by Andrew Chalk
France’s Loire Valley is the breadbasket of French agriculture and one of its premier wine producing regions. The wineries along the banks of the river grow several grapes but perhaps the most notable is the sauvignon blanc. The wines from the area set a reference point for the grape, much as Burgundy sets a reference point for pinot noir. There are other admired styles of sauvignon blanc around the world (for example, New Zealand) but the Loire style is very much regarded as the original and something to be emulated.
Another grape that excels, but in much smaller quantities, is pinot noir. It is planted mainly in Sancerre, but also Menetou-Salon and Châteaumeillant. The reds tend to be light, reflecting the region’s climate on the cusp of grape cultivability. As a result, the grape lends itself to rosé.
The J. de Villebois collection includes both grapes, with an emphasis on sauvignon blanc. Ignoring the ‘Vin de France’ wine on the left of the picture above, the winery owns vineyards in all of the above areas. The second white, sauvignon blanc ($16), and the rosé ($16) are appellated ‘Vin de Loire’ indicating that the grapes could be grown anywhere in the Loire area (the Loire AOP specifies the exact boundaries). The three wines on the right come from three of the most famous appellations: Sancerre ($34), Touraine ($16), and Pouilly-Fumé ($28). All of the swines are from the 2018 vintage.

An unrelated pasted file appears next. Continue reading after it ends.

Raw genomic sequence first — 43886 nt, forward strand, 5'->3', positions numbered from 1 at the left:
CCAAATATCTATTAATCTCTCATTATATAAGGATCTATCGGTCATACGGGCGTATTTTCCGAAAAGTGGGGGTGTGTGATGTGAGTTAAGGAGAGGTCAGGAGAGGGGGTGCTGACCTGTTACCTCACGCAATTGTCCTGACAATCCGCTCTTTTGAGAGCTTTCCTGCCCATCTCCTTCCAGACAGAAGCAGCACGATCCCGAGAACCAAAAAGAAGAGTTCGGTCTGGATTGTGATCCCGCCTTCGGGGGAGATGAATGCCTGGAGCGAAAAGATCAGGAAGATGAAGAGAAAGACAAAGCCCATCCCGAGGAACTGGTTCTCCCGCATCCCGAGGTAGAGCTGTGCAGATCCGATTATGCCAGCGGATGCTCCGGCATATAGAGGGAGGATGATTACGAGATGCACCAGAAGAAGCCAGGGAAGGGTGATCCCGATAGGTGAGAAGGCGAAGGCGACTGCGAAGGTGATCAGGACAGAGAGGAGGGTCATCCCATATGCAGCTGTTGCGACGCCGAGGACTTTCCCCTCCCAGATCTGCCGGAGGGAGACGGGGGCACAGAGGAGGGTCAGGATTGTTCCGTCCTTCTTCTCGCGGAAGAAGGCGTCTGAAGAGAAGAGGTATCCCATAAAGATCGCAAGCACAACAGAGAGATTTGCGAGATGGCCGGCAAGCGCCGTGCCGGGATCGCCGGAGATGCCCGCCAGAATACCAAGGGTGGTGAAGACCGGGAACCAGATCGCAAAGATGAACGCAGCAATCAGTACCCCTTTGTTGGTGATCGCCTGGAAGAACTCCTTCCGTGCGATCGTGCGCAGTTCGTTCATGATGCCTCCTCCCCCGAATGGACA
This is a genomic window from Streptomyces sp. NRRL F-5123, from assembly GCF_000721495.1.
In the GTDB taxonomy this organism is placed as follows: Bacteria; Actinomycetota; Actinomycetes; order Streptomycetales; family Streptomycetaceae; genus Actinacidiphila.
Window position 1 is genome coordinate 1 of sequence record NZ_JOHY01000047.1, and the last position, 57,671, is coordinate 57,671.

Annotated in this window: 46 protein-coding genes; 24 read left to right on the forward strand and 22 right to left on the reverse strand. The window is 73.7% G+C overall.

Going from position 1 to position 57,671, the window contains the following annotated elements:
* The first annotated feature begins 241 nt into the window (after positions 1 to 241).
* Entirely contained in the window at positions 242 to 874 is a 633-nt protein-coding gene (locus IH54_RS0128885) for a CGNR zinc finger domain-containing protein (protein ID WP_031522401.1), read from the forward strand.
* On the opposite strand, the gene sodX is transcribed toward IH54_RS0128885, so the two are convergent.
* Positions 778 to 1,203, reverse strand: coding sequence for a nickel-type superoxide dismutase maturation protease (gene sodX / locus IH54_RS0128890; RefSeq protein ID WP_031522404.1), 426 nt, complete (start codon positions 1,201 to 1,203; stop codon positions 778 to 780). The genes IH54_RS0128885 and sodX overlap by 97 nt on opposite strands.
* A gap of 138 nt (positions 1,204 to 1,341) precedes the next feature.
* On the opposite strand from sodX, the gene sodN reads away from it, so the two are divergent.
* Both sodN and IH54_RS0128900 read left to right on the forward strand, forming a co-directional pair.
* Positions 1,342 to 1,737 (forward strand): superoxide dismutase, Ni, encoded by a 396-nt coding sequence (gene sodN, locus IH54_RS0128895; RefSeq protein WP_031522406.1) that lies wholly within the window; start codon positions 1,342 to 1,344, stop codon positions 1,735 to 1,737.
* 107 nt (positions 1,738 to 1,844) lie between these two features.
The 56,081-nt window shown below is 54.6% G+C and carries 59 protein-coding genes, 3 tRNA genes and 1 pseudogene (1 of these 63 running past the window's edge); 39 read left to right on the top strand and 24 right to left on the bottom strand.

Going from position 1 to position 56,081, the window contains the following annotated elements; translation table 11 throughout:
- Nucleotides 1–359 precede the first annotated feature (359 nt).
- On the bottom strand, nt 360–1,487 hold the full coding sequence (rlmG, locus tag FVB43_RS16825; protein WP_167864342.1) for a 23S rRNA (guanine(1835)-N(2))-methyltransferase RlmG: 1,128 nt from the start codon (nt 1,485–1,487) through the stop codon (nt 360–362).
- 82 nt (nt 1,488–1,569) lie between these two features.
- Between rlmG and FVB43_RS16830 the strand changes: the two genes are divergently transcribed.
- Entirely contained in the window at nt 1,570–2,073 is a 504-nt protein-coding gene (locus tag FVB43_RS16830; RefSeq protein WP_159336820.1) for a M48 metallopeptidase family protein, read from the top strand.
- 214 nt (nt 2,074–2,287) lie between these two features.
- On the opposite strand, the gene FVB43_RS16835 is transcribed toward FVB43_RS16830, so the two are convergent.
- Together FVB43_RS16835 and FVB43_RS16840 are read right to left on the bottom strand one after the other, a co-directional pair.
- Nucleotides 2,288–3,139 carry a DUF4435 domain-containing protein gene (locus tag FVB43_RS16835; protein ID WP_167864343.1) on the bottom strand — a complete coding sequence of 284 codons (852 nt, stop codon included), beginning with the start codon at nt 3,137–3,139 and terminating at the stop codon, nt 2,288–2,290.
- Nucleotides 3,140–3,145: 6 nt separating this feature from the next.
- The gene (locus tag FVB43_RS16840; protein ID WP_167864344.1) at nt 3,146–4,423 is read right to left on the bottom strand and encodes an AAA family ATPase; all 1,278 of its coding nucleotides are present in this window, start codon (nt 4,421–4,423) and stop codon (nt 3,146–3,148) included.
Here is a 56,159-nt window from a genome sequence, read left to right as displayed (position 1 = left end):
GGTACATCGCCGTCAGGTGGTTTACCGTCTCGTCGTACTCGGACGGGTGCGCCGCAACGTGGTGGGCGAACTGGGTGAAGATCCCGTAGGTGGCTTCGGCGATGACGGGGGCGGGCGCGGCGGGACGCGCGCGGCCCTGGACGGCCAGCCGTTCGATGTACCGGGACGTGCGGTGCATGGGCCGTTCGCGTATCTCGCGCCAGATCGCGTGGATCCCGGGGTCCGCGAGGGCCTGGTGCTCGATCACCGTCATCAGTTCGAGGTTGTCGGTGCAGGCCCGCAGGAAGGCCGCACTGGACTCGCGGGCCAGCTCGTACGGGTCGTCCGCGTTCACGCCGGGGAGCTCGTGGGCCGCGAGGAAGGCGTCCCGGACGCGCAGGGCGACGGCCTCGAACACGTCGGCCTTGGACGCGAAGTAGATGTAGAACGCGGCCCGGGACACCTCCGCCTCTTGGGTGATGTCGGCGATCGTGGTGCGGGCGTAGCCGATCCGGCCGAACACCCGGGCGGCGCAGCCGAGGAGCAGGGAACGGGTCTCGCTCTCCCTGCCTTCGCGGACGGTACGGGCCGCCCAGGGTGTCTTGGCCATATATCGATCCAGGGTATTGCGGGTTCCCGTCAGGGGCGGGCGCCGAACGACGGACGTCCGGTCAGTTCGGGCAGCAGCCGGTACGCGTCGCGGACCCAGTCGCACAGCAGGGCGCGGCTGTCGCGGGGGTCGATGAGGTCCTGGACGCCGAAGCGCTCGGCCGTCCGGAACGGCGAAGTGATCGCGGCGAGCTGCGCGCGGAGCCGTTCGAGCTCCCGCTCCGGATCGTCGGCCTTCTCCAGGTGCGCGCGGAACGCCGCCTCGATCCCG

A useful exercise is to buy a bottle of each and compare them. They are all crisp, vibrantly acidic, and sterling matches for shellfish and fish, but there are subtle differences reflecting the individual terroirs. Personally, Sancerre is special to me, for its purity of fruit expression and its harmony with a lot of Asian food.
Importer, Vineyard Brands, has just brought these into the US market so they should be widely available in good wine stores. Check out a Loire wine today and introduce yourself (or reacquaint yourself) with the distinctive wines of the Loire.